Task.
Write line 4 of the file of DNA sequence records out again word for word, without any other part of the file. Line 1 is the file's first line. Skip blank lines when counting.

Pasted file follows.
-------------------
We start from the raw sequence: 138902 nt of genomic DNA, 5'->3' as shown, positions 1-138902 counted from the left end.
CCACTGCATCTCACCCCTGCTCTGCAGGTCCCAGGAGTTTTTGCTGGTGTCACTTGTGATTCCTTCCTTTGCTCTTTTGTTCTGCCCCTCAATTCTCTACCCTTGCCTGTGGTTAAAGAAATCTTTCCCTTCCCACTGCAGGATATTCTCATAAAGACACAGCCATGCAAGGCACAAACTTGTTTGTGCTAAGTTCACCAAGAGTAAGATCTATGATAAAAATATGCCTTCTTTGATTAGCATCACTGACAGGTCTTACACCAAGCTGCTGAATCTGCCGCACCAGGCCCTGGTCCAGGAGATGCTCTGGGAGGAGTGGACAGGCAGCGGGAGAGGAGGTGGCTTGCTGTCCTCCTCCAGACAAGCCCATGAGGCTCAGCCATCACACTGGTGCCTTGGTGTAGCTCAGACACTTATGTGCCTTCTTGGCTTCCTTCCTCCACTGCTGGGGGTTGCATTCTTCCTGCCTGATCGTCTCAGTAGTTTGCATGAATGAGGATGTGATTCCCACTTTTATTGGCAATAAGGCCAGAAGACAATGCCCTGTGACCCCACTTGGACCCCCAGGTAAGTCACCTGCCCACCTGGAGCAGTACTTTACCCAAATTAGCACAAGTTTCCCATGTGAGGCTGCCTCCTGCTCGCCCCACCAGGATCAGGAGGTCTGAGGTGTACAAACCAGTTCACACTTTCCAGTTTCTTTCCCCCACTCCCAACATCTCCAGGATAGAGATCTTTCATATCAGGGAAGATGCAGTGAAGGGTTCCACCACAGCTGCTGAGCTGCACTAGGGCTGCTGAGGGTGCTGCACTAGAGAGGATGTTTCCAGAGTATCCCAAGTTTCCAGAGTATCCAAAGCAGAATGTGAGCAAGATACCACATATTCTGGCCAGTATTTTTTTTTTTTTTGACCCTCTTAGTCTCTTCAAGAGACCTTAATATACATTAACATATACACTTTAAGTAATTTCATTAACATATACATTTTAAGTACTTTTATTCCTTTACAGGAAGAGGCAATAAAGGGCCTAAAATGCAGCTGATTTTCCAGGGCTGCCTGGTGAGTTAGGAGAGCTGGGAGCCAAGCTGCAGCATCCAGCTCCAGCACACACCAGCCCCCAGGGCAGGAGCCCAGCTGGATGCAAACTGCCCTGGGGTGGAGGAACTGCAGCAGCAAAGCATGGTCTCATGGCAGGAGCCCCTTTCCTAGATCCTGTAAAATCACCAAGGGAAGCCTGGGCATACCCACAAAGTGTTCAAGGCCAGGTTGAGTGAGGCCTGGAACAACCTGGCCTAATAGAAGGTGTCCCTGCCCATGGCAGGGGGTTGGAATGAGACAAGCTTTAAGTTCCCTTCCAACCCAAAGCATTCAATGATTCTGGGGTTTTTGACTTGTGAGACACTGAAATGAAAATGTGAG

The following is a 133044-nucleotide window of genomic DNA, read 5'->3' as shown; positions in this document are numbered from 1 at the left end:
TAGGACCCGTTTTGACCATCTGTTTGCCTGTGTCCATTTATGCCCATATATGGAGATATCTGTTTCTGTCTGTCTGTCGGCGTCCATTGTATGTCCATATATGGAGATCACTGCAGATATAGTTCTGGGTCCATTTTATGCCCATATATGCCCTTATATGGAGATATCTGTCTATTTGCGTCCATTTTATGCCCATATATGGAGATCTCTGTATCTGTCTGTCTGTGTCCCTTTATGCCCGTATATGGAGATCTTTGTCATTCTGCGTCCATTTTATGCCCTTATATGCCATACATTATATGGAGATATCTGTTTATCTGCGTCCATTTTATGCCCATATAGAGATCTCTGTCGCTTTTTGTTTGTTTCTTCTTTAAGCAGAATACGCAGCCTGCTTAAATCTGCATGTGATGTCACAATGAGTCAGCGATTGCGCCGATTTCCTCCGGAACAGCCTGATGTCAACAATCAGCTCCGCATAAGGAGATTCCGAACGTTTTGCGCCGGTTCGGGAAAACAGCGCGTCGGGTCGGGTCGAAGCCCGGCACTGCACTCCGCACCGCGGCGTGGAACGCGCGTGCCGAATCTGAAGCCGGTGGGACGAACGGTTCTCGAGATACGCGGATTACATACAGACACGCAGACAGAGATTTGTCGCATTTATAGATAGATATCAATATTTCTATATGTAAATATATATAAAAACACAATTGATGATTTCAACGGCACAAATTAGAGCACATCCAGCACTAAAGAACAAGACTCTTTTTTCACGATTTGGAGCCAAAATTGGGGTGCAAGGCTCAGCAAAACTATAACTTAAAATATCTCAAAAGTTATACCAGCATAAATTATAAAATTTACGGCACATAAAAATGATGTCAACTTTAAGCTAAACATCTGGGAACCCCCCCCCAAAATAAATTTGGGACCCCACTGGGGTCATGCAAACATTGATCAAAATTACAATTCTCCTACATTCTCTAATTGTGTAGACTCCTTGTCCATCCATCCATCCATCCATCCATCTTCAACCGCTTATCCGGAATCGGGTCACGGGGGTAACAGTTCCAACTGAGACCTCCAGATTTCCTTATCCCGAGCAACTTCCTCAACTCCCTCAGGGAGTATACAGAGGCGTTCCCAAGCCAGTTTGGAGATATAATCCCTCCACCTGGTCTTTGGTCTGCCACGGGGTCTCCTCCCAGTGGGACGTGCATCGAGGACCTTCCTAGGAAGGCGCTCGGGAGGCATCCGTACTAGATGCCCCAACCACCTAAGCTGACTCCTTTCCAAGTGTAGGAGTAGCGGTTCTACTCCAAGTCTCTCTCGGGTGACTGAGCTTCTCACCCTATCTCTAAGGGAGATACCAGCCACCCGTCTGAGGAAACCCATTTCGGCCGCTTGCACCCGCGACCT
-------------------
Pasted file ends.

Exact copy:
TAGGACCCGTTTTGACCATCTGTTTGCCTGTGTCCATTTATGCCCATATATGGAGATATCTGTTTCTGTCTGTCTGTCGGCGTCCATTGTATGTCCATATATGGAGATCACTGCAGATATAGTTCTGGGTCCATTTTATGCCCATATATGCCCTTATATGGAGATATCTGTCTATTTGCGTCCATTTTATGCCCATATATGGAGATCTCTGTATCTGTCTGTCTGTGTCCCTTTATGCCCGTATATGGAGATCTTTGTCATTCTGCGTCCATTTTATGCCCTTATATGCCATACATTATATGGAGATATCTGTTTATCTGCGTCCATTTTATGCCCATATAGAGATCTCTGTCGCTTTTTGTTTGTTTCTTCTTTAAGCAGAATACGCAGCCTGCTTAAATCTGCATGTGATGTCACAATGAGTCAGCGATTGCGCCGATTTCCTCCGGAACAGCCTGATGTCAACAATCAGCTCCGCATAAGGAGATTCCGAACGTTTTGCGCCGGTTCGGGAAAACAGCGCGTCGGGTCGGGTCGAAGCCCGGCACTGCACTCCGCACCGCGGCGTGGAACGCGCGTGCCGAATCTGAAGCCGGTGGGACGAACGGTTCTCGAGATACGCGGATTACATACAGACACGCAGACAGAGATTTGTCGCATTTATAGATAGATATCAATATTTCTATATGTAAATATATATAAAAACACAATTGATGATTTCAACGGCACAAATTAGAGCACATCCAGCACTAAAGAACAAGACTCTTTTTTCACGATTTGGAGCCAAAATTGGGGTGCAAGGCTCAGCAAAACTATAACTTAAAATATCTCAAAAGTTATACCAGCATAAATTATAAAATTTACGGCACATAAAAATGATGTCAACTTTAAGCTAAACATCTGGGAACCCCCCCCCAAAATAAATTTGGGACCCCACTGGGGTCATGCAAACATTGATCAAAATTACAATTCTCCTACATTCTCTAATTGTGTAGACTCCTTGTCCATCCATCCATCCATCCATCCATCTTCAACCGCTTATCCGGAATCGGGTCACGGGGGTAACAGTTCCAACTGAGACCTCCAGATTTCCTTATCCCGAGCAACTTCCTCAACTCCCTCAGGGAGTATACAGAGGCGTTCCCAAGCCAGTTTGGAGATATAATCCCTCCACCTGGTCTTTGGTCTGCCACGGGGTCTCCTCCCAGTGGGACGTGCATCGAGGACCTTCCTAGGAAGGCGCTCGGGAGGCATCCGTACTAGATGCCCCAACCACCTAAGCTGACTCCTTTCCAAGTGTAGGAGTAGCGGTTCTACTCCAAGTCTCTCTCGGGTGACTGAGCTTCTCACCCTATCTCTAAGGGAGATACCAGCCACCCGTCTGAGGAAACCCATTTCGGCCGCTTGCACCCGCGACCT